Green’s Dictionary of Slang

buzzard n.

[all fig. uses of SE]

1. [late 16C–late 19C] (also buzzard-head) a weak foolish person, a gullible dupe; thus buzzardly adj.; buzzardism n.

2. [mid-17C+] an old and unattractive person; often as old buzzard.

3. [mid-19C+] (US) a native of the state of Georgia.

4. [late 19C] (US) a silver dollar [the eagle inscribed on it].

5. [1900s] (US, also turkey buzzard) a filthy child.

6. [1900s] (US milit.) an honourable discharge.

7. [1900s–40s] (US) a worthless horse.

8. [1910s] (US Und.) a police officer.

9. [1910s–30s] (US tramp) a second-rate thief; one who preys on women.

10. [1920s] an unpleasant person.

11. [1920s–30s] (US Und.) a beggar, the lowest form of tramp.

12. [1930s] (US) an aviator.

13. [1940s] (US army/campus) chicken.

14. [1950s–60s] an animal, a creature.

15. [1980s] an unattractive woman.

SE in slang uses

In compounds

buzzard bait (n.) (also buzzard’s bait) [mid-19C+] (US)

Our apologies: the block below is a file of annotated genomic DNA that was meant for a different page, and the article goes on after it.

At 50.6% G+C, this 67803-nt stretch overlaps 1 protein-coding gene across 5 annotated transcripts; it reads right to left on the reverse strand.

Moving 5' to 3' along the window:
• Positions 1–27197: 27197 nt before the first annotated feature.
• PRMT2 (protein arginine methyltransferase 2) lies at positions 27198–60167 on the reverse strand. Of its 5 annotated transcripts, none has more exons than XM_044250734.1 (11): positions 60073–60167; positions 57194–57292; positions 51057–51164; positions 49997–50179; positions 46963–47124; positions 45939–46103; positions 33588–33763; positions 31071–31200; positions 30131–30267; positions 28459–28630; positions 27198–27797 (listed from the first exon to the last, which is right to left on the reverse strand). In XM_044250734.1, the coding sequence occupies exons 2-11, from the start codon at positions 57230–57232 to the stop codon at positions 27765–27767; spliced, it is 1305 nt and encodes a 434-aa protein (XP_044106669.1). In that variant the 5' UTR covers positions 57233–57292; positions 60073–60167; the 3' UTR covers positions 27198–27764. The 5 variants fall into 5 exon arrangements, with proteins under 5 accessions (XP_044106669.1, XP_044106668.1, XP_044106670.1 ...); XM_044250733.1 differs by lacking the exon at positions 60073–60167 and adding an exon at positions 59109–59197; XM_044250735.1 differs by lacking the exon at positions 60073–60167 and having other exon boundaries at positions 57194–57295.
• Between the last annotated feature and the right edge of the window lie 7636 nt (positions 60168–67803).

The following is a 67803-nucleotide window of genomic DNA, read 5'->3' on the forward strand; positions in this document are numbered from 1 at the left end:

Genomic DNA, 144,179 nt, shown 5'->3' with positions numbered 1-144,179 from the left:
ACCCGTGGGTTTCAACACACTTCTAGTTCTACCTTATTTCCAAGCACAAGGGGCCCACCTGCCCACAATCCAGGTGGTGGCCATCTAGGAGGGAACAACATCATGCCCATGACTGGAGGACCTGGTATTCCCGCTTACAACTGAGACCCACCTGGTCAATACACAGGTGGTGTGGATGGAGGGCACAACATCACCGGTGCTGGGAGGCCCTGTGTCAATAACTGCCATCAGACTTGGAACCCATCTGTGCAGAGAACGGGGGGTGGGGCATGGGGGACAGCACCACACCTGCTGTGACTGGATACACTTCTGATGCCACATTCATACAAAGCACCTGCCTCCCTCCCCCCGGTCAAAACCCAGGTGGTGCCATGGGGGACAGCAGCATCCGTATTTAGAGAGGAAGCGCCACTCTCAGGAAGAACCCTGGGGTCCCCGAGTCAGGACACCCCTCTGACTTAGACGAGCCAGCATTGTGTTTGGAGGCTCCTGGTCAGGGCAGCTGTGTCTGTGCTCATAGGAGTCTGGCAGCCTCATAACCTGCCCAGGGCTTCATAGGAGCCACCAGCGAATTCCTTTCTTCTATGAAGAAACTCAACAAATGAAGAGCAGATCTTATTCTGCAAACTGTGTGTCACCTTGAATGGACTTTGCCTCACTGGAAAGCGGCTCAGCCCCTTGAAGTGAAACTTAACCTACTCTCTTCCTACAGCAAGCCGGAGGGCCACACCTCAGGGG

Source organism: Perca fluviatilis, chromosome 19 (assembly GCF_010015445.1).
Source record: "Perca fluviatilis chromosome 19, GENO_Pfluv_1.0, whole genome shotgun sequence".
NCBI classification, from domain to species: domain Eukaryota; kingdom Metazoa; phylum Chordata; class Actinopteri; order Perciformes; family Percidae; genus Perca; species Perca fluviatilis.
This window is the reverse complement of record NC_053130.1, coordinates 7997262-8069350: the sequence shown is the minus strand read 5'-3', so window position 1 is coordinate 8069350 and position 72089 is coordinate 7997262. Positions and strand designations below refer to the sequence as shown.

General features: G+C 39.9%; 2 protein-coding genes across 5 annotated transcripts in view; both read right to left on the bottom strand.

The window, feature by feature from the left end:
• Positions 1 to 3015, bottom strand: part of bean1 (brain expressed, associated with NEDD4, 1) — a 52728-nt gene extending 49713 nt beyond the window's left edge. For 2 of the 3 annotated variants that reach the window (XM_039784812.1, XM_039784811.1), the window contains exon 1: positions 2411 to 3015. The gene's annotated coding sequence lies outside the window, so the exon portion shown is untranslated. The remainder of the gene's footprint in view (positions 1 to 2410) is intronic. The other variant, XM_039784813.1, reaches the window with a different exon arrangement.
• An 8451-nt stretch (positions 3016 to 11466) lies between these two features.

1. a corpse abandoned in the open; by ext. a person fated for death or otherwise doomed, a general term of abuse.

2. a scraggy old horse.

buzzard-meat (n.) [late 19C–1930s] (US)

1. a corpse abandoned in the open.

2. a person fated for death or otherwise doomed.

buzzard roost (n.) (also buzzard’s roost) [the slaughterhouse area, where buzzards gathered to eat the discarded entrails]

1. [late 19C–1940s] (US) a run-down or disreputable place.

2. [1910s–40s] (US, Southern) the top gallery in a theatre, usu. reserved for blacks.

In phrases

harvest buzzard (n.) [SE harvest]

[1920s] (US tramp) a thief who robs seasonal workers.

storm-buzzard (n.)

[1930s–40s] (US black) a homeless or unemployed person, a beggar.